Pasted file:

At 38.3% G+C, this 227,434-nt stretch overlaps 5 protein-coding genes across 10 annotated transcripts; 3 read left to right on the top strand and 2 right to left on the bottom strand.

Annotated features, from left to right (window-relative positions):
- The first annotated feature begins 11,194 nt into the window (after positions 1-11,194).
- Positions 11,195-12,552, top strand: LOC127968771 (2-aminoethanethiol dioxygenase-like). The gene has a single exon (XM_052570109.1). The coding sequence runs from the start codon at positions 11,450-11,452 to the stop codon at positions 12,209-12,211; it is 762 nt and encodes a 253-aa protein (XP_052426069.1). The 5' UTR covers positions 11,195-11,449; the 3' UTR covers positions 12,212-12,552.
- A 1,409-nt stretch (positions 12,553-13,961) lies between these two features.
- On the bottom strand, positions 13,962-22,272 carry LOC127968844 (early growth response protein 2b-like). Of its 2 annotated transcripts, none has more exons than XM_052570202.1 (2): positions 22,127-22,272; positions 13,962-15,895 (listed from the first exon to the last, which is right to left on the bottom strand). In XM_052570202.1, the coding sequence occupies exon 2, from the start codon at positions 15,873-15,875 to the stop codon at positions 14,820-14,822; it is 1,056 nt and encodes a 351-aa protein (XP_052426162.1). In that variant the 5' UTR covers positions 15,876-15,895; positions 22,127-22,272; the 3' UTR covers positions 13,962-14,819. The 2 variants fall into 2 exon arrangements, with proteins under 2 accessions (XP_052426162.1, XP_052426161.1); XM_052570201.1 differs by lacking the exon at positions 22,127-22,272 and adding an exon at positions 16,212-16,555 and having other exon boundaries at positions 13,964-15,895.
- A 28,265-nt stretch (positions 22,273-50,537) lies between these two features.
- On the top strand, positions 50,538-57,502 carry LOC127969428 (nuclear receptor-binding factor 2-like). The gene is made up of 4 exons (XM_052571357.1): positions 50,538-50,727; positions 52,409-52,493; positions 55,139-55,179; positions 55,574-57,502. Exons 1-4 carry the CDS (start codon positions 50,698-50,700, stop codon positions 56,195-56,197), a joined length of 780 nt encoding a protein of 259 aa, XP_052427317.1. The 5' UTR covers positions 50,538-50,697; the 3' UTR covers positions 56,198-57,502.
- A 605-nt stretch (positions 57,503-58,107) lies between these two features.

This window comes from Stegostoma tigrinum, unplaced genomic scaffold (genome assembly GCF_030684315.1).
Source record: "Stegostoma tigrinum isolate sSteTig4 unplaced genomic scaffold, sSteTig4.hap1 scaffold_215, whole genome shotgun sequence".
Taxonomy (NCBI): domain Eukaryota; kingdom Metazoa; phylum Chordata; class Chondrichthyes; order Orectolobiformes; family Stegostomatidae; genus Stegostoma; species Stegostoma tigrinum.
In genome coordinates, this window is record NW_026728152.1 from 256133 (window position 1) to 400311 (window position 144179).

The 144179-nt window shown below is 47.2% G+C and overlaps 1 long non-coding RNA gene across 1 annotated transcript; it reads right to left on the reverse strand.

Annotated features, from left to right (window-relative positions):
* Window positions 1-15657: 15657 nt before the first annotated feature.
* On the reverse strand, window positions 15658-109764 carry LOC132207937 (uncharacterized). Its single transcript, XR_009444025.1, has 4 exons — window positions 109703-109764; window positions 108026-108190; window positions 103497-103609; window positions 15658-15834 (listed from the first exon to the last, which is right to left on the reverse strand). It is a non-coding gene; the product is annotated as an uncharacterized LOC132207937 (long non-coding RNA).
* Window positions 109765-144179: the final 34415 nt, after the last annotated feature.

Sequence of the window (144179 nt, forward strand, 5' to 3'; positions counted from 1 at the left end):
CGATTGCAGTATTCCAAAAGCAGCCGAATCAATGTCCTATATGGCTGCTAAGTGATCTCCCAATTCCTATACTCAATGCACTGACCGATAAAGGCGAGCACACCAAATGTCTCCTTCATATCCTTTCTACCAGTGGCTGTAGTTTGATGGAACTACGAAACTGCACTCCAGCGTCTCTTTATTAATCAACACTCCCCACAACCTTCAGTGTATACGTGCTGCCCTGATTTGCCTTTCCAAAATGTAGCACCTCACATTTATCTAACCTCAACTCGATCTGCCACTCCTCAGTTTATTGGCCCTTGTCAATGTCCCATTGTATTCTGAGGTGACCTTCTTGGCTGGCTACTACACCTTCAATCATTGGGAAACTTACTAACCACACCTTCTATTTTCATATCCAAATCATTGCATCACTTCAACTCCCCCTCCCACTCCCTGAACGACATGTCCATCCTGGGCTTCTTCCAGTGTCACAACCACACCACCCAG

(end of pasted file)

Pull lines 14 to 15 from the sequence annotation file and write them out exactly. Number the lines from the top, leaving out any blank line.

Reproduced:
The 144179-nt window shown below is 47.2% G+C and overlaps 1 long non-coding RNA gene across 1 annotated transcript; it reads right to left on the reverse strand.

Annotated features, from left to right (window-relative positions):